Hargrove experienced short turnarounds and high volumes in January 2009. The Presidential Inaugural Committee (PIC) chose Hargrove as the official general contractor for President Barack Obama’s January inauguration.

PIC is handpicked by the President Elect to plan the entire inaugural celebration. Individuals are appointed approximately three weeks after Election Day in November. Hargrove has been the general contractor for presidential inaugurations since President Harry Truman took office in 1949, but that does not guarantee them the contract. They are placed in a pool of shops to compete for the job.

During a formal interview, PIC traveled to Hargrove’s MD-based facility. PIC’s goals for the inauguration included hiring a contractor that provided large-scale graphics for both indoor and outdoor use. Secondly, they needed a company that practiced eco-friendly methods. Quality, variety, and an eco-conscious attitude led Hargrove to its 16th inauguration contract on December 18, 2008. This left the shop with 30 days to create graphics for 44 separate events.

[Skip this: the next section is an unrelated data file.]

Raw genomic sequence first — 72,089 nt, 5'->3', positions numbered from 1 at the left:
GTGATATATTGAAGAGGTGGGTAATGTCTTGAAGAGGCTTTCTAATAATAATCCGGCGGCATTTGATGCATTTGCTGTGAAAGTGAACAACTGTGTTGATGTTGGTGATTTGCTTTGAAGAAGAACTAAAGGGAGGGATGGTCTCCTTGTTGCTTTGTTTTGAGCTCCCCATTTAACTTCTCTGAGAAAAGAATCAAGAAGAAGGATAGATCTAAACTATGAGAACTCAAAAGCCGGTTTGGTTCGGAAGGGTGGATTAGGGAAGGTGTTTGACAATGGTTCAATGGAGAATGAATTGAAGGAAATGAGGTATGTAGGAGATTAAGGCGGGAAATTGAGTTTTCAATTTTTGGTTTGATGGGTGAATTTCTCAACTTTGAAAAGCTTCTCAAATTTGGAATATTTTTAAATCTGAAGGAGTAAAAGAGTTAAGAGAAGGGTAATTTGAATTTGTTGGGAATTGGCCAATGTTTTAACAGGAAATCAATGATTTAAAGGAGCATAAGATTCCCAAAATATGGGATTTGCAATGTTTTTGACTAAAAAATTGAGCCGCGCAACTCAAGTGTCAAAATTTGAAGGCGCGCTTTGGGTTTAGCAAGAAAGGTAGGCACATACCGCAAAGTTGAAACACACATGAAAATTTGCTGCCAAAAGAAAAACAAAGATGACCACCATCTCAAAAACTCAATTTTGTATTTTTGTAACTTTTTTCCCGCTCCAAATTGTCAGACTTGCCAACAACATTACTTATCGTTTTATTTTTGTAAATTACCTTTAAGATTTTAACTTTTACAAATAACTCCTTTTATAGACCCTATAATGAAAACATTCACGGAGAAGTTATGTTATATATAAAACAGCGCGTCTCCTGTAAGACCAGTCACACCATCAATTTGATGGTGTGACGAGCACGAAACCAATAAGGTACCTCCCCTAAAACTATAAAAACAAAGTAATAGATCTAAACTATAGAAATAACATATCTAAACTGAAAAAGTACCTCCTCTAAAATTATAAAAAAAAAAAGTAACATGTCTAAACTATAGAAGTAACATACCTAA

The shop’s QS3200 ran nonstop for four weeks without any downtime to produce 25,000 graphics—totaling 200,000 square feet. Hargrove used a Kongsberg i-XL24 cutter/router to finish the graphics. Applications included carpet, indoor and outdoor directional signage, grand format banners, dimensional seals, and faux marble panels.

To complete all of the work within the allotted time frame and budget, Hargrove contracted a number of temporary and freelance employees. Those participating in on-site installation were given special credentials and clearance from the U.S. Secret Service. “Although this is something we are accustom to because we commonly work in or around Washington D.C., there was definitely a heightened sense of security throughout the entire process,” comments Strickland.

A Brief Overview
Discussing the array of graphics Hargrove produced for the occasion would take pages. Strickland admits most of the evening’s inaugural balls shared the same theme, but many featured unique applications.

The Commander-in-Chief ball included a 16-foot presidential seal printed on carpet. Hargrove printed the graphic in three separate sections and then seamed them together for the final product. The Neighborhood ball required a graphic for television crews’ main camera shots. Hargrove created a 16-foot in diameter, 12-inch thick relief seal. The seal was the largest produced in the company’s history.

Hargrove also created output for the We Are One outdoor concert held on the steps of the Lincoln Memorial the Sunday before President Obama’s inauguration. Employees constructed and installed custom scenery to mask a multi-level scaffolding stage on the memorial’s steps.